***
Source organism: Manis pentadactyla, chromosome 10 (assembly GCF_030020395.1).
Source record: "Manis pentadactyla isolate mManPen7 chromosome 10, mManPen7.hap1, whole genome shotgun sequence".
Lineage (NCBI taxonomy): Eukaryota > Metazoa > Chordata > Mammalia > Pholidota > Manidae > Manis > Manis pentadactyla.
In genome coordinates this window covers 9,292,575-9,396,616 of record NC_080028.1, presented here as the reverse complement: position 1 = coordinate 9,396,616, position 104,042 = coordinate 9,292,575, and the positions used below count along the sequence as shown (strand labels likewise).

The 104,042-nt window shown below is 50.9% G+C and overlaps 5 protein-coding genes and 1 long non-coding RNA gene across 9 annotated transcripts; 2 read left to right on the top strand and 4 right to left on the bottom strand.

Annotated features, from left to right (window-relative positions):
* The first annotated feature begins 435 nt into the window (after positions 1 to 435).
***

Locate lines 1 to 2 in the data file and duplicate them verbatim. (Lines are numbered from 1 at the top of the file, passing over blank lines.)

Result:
Source organism: Manis pentadactyla, chromosome 10 (assembly GCF_030020395.1).
Source record: "Manis pentadactyla isolate mManPen7 chromosome 10, mManPen7.hap1, whole genome shotgun sequence".